Oil & Gas Exports Fund Nigeria’s Renewable Energy Projects

Country Overview

The West African country of the Federal Republic of Nigeria is bordered by Benin, Niger, Chad, Cameron, and the Gulf of Guinea. The population of Nigeria is approximately 226.56 million people.

In 2022, Nigeria’s economy was ranked 30th in gross domestic product (GDP) in the world. The country’s economy is dependent on the export of crude oil, natural gas, special purpose ships, cocoa beans, refined petroleum, and cocoa shells.

Environmental  Policies

In 1979, Nigeria enacted the Associated Gas Reinjection Act, which set 1984 as the deadline for oil companies to stop flaring of natural gas in the country.

In 2016, Nigeria signed the Paris Climate Agreement, committing to an unconditional 20% reduction in greenhouse gas emission by 2030, compared to business-as usual levels.

Power Generation Capabilities

In 2021, 59.5% of the people in Nigeria had access to electricity. In 2022, utilities used natural gas (70.4%), renewable energy (27.6%), coal (1,8%), and refined petroleum (0.2%) to generate electricity in Nigeria. Hydropower is the dominant type of renewable energy used to generate electricity in Nigeria.

Recent renewable energy projects in Nigeria include:

  • 3,050 MW Hydropower Project – The China National Electric Engineering Company (CNEEC) is continuing work on the Mambilla hydropower project, which is located on the Dongo River, approximately 325 miles southeast of the nation’s capital, Abuja. The project is scheduled to be commissioned by 2030.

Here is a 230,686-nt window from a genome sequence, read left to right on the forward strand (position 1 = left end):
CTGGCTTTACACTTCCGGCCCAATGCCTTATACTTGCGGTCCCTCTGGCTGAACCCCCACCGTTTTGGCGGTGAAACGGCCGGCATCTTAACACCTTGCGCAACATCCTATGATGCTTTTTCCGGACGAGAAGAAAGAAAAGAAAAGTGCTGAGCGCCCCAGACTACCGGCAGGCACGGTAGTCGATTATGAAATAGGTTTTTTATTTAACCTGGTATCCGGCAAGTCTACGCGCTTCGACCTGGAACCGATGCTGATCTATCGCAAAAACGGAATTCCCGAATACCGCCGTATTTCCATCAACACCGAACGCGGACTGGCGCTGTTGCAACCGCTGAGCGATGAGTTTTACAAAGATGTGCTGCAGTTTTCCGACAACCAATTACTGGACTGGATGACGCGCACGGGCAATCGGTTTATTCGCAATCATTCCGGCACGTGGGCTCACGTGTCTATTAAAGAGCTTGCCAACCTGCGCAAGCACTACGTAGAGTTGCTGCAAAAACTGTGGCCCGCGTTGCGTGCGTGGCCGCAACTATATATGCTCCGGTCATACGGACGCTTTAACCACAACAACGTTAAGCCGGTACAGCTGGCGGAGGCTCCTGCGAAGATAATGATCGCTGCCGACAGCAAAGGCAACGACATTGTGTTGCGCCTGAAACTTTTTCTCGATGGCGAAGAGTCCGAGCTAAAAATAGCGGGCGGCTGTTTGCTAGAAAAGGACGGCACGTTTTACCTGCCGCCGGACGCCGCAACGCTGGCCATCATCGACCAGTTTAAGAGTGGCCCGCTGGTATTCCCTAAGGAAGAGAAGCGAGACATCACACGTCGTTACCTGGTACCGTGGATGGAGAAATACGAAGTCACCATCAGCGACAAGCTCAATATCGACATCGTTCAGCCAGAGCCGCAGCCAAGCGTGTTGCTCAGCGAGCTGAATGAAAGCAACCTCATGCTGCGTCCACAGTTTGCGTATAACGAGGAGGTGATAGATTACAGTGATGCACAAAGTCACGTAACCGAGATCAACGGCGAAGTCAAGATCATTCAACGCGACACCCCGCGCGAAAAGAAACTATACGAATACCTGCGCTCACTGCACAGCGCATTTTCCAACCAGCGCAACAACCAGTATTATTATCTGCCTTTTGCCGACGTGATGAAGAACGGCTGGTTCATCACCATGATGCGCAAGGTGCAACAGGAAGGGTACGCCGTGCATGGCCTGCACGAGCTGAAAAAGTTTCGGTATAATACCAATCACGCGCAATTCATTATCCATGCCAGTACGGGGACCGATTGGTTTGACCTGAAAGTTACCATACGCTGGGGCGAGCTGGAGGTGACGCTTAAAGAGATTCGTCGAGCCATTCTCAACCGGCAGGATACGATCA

• 700 MW Hydropower Project – In May 2023, CNEEC commissioned the Zungeru hydropower project, which is located approximately 120 miles northwest of Abuja.
  • 360 MW Solar Project – China Energy Engineering is continuing work on a solar project, which is located approximately 225 miles southwest of Abuja. The project is forecast to be completed by year-end 2024.
  • 200 MW Solar Project – Singaporean renewable energy company, B&S Power Holding is continuing work on a solar project at a site approximately 250 miles south of Abuja. The project is forecast to be commissioned by year-end 2024.

Conclusions

Commercial oil was first discovered in Nigeria in 1956. In 2022, Nigeria was the 9th largest crude oil and 20th largest natural gas exporting country in the world.

Oil is critical to Nigeria’s economy. In 2021, Nigeria exported U.S. $41.8 Billion in crude oil, U.S. $8.52 Billion in natural gas, and U.S.$667 Million in refined petroleum.

Nigeria has significant undeveloped renewable energy resources, including hydropower, solar, onshore wind, offshore wined, and biomass. Nigeria’s renewable energy resources have the potential to replace all the nation’s current capacity from the natural gas, oil, and coal fueled power plants.

On 24 February 2022, Russia invaded Ukraine, prompting the European Union, United Kingdom, United States, Canada, Japan, South Korea, Australia, and New Zealand to place economic sanctions on Russian imports and exports. As a result, the crude oil and natural gas prices increased by over 50% from May 2021 to May 2022.

The rise in the global oil and natural gas prices has allowed Nigeria to accelerate the development of new renewable energy projects to provide electricity to the rural regions of the nation.

Jack Kerfoot

Website – “Our Energy Conundrum”

www.jack kerfoot.com

 

Jack Kerfoot is a scientist, energy expert, and author of the book FUELING AMERICA, An Insider’s Journey and articles for The Hill, one of the largest independent political news sites in the United States. He has been interviewed on over 100 radio, podcast, and television stations from New York City to Los Angeles on a diverse range of energy issues.

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